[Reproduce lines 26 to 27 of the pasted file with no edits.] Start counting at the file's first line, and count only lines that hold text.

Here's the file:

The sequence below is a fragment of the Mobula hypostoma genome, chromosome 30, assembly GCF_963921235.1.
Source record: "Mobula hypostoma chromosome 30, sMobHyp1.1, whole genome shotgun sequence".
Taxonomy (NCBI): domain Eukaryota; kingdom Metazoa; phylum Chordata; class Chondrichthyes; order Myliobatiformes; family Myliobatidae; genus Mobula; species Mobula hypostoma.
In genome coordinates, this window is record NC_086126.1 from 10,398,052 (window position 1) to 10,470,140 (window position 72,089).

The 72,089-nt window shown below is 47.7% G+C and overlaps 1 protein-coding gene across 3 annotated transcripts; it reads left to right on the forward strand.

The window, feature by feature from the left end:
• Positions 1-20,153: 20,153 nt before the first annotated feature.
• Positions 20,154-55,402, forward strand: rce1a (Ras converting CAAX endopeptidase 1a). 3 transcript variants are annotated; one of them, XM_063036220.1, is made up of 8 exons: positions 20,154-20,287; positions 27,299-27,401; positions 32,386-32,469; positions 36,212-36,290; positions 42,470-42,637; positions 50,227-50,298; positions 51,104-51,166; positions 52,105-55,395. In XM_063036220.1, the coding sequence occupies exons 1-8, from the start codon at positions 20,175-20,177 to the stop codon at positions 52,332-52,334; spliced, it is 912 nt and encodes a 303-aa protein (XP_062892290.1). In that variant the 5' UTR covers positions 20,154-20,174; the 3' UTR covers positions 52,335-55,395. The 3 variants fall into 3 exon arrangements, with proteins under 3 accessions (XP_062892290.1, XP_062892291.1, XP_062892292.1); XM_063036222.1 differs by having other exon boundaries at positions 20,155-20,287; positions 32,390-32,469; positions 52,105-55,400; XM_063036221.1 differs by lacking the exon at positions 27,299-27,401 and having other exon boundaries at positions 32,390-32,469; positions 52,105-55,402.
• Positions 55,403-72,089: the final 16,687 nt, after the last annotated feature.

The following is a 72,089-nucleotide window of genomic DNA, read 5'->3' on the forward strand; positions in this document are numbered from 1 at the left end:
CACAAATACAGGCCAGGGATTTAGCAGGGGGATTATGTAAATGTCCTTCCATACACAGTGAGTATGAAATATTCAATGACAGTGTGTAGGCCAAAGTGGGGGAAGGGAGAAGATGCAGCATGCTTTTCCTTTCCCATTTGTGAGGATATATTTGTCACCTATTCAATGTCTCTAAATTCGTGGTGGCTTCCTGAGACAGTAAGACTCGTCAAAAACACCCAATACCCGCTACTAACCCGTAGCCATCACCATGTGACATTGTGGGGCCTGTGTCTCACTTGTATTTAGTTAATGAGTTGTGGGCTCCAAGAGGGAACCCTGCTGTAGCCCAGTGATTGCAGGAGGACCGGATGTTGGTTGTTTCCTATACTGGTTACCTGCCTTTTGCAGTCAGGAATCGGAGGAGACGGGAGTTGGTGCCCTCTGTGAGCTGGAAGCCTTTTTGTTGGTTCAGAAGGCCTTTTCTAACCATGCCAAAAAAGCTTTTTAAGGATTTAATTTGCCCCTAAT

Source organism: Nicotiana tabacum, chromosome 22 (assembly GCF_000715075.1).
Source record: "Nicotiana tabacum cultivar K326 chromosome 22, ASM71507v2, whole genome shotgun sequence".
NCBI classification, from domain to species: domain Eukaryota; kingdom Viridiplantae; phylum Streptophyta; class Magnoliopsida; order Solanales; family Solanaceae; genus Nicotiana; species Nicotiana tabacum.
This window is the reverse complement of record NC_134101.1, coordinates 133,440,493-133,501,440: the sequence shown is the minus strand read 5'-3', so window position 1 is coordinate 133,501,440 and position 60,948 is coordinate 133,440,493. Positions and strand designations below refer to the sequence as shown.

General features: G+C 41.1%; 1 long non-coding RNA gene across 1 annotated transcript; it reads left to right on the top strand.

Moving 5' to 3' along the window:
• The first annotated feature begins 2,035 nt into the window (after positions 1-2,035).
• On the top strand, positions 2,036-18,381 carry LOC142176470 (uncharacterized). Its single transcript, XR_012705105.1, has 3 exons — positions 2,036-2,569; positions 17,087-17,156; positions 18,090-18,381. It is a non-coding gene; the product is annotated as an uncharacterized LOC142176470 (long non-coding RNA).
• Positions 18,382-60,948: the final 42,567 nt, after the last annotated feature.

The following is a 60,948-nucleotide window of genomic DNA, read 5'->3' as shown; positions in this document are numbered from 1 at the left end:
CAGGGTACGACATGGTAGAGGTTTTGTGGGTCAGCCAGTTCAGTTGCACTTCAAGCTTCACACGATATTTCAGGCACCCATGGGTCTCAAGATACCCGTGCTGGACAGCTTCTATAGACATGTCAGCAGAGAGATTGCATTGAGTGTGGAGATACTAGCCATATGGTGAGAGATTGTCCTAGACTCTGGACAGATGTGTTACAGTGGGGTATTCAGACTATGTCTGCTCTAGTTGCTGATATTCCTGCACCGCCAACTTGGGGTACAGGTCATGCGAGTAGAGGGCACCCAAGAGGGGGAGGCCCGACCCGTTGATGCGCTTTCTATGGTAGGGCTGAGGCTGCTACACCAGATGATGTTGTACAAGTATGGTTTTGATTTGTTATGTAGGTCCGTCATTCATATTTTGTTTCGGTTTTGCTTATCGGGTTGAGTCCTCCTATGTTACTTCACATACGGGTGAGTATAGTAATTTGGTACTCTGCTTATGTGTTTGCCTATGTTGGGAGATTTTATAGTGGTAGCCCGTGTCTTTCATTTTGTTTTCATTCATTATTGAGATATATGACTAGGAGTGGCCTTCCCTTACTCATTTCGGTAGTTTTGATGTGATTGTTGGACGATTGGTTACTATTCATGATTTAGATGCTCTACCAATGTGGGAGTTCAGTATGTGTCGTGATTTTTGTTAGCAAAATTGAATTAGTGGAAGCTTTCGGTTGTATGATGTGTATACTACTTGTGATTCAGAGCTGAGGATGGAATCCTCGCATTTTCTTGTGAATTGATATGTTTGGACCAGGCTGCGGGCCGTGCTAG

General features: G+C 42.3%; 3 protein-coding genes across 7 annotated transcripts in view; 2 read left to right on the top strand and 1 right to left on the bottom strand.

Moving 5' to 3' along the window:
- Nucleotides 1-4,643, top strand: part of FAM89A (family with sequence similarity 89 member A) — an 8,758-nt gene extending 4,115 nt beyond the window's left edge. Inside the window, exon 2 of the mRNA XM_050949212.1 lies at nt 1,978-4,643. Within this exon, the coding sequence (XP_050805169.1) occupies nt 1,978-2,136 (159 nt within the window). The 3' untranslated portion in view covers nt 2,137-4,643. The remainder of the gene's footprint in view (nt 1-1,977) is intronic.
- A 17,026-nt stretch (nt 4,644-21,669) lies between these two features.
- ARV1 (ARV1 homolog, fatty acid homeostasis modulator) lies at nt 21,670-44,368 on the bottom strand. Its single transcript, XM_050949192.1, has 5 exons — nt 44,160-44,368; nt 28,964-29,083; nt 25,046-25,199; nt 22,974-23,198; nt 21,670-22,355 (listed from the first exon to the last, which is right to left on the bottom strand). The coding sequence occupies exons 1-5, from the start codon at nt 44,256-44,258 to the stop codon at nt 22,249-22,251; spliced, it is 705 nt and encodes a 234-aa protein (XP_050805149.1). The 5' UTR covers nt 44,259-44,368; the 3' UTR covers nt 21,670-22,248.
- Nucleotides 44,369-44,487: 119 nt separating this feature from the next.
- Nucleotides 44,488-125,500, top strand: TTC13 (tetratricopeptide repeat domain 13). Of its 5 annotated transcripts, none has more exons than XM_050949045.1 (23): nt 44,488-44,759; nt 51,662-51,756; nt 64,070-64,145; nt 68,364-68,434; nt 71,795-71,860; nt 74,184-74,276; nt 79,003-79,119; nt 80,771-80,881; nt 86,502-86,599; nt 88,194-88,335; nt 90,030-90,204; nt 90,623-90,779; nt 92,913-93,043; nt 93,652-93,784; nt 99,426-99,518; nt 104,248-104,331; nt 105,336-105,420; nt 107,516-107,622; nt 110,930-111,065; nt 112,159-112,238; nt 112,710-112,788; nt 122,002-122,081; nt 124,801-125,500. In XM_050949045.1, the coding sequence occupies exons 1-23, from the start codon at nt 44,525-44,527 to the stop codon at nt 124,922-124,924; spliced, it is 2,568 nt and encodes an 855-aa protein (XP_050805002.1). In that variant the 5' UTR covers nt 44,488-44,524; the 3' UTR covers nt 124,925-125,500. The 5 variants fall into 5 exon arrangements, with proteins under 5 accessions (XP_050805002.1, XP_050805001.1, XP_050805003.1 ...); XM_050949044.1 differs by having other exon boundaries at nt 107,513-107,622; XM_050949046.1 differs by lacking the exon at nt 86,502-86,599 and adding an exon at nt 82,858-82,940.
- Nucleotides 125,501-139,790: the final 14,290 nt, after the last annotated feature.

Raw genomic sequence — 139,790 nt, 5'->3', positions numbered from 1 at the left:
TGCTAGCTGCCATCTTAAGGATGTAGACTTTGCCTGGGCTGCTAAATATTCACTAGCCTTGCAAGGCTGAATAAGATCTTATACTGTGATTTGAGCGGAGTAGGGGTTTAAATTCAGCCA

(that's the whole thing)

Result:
- A 17,026-nt stretch (nt 4,644-21,669) lies between these two features.
- ARV1 (ARV1 homolog, fatty acid homeostasis modulator) lies at nt 21,670-44,368 on the bottom strand. Its single transcript, XM_050949192.1, has 5 exons — nt 44,160-44,368; nt 28,964-29,083; nt 25,046-25,199; nt 22,974-23,198; nt 21,670-22,355 (listed from the first exon to the last, which is right to left on the bottom strand). The coding sequence occupies exons 1-5, from the start codon at nt 44,256-44,258 to the stop codon at nt 22,249-22,251; spliced, it is 705 nt and encodes a 234-aa protein (XP_050805149.1). The 5' UTR covers nt 44,259-44,368; the 3' UTR covers nt 21,670-22,248.